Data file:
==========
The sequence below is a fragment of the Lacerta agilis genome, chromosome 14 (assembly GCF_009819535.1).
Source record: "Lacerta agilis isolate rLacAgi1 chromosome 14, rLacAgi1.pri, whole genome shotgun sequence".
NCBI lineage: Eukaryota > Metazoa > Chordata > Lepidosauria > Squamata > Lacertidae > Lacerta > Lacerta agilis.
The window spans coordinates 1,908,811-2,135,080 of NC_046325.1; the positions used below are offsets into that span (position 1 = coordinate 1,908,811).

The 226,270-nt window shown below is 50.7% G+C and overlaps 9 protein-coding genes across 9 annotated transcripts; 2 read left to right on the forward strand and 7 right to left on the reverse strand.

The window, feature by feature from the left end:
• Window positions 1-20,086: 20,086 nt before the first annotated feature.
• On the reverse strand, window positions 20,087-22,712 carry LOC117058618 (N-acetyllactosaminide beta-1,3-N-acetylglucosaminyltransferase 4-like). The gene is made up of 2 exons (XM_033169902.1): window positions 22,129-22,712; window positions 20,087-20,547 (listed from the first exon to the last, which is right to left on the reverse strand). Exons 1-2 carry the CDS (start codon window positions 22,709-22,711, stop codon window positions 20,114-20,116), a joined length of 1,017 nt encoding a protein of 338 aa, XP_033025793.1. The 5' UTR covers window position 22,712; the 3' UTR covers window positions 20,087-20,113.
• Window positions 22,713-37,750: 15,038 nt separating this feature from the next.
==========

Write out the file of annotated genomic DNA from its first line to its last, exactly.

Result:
The sequence below is a fragment of the Lacerta agilis genome, chromosome 14 (assembly GCF_009819535.1).
Source record: "Lacerta agilis isolate rLacAgi1 chromosome 14, rLacAgi1.pri, whole genome shotgun sequence".
NCBI lineage: Eukaryota > Metazoa > Chordata > Lepidosauria > Squamata > Lacertidae > Lacerta > Lacerta agilis.
The window spans coordinates 1,908,811-2,135,080 of NC_046325.1; the positions used below are offsets into that span (position 1 = coordinate 1,908,811).

The 226,270-nt window shown below is 50.7% G+C and overlaps 9 protein-coding genes across 9 annotated transcripts; 2 read left to right on the forward strand and 7 right to left on the reverse strand.

The window, feature by feature from the left end:
• Window positions 1-20,086: 20,086 nt before the first annotated feature.
• On the reverse strand, window positions 20,087-22,712 carry LOC117058618 (N-acetyllactosaminide beta-1,3-N-acetylglucosaminyltransferase 4-like). The gene is made up of 2 exons (XM_033169902.1): window positions 22,129-22,712; window positions 20,087-20,547 (listed from the first exon to the last, which is right to left on the reverse strand). Exons 1-2 carry the CDS (start codon window positions 22,709-22,711, stop codon window positions 20,114-20,116), a joined length of 1,017 nt encoding a protein of 338 aa, XP_033025793.1. The 5' UTR covers window position 22,712; the 3' UTR covers window positions 20,087-20,113.
• Window positions 22,713-37,750: 15,038 nt separating this feature from the next.